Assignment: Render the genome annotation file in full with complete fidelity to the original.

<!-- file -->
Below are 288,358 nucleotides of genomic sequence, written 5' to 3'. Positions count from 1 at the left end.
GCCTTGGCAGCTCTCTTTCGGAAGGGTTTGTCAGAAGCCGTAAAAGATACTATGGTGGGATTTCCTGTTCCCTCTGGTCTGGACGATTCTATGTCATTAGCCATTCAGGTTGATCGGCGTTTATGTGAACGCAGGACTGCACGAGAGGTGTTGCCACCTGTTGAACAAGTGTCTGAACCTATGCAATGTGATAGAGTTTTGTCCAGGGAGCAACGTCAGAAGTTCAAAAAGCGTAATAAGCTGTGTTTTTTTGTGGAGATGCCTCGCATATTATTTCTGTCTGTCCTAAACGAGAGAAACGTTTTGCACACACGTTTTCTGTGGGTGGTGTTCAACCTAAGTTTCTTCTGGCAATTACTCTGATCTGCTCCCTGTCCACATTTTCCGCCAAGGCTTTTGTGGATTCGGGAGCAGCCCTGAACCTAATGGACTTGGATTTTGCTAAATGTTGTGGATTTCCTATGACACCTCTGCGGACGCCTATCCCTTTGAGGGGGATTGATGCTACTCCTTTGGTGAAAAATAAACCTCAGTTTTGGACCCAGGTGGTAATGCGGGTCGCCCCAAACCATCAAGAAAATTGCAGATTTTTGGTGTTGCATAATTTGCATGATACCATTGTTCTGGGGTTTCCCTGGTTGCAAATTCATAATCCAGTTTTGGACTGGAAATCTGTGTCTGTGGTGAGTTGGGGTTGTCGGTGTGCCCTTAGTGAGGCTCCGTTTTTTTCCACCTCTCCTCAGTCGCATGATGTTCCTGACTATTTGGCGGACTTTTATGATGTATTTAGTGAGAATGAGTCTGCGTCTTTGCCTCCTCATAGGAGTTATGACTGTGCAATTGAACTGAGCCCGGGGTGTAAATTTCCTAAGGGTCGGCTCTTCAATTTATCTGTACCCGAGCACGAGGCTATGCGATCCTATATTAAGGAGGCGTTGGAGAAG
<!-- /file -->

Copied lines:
Below are 288,358 nucleotides of genomic sequence, written 5' to 3'. Positions count from 1 at the left end.
GCCTTGGCAGCTCTCTTTCGGAAGGGTTTGTCAGAAGCCGTAAAAGATACTATGGTGGGATTTCCTGTTCCCTCTGGTCTGGACGATTCTATGTCATTAGCCATTCAGGTTGATCGGCGTTTATGTGAACGCAGGACTGCACGAGAGGTGTTGCCACCTGTTGAACAAGTGTCTGAACCTATGCAATGTGATAGAGTTTTGTCCAGGGAGCAACGTCAGAAGTTCAAAAAGCGTAATAAGCTGTGTTTTTTTGTGGAGATGCCTCGCATATTATTTCTGTCTGTCCTAAACGAGAGAAACGTTTTGCACACACGTTTTCTGTGGGTGGTGTTCAACCTAAGTTTCTTCTGGCAATTACTCTGATCTGCTCCCTGTCCACATTTTCCGCCAAGGCTTTTGTGGATTCGGGAGCAGCCCTGAACCTAATGGACTTGGATTTTGCTAAATGTTGTGGATTTCCTATGACACCTCTGCGGACGCCTATCCCTTTGAGGGGGATTGATGCTACTCCTTTGGTGAAAAATAAACCTCAGTTTTGGACCCAGGTGGTAATGCGGGTCGCCCCAAACCATCAAGAAAATTGCAGATTTTTGGTGTTGCATAATTTGCATGATACCATTGTTCTGGGGTTTCCCTGGTTGCAAATTCATAATCCAGTTTTGGACTGGAAATCTGTGTCTGTGGTGAGTTGGGGTTGTCGGTGTGCCCTTAGTGAGGCTCCGTTTTTTTCCACCTCTCCTCAGTCGCATGATGTTCCTGACTATTTGGCGGACTTTTATGATGTATTTAGTGAGAATGAGTCTGCGTCTTTGCCTCCTCATAGGAGTTATGACTGTGCAATTGAACTGAGCCCGGGGTGTAAATTTCCTAAGGGTCGGCTCTTCAATTTATCTGTACCCGAGCACGAGGCTATGCGATCCTATATTAAGGAGGCGTTGGAGAAG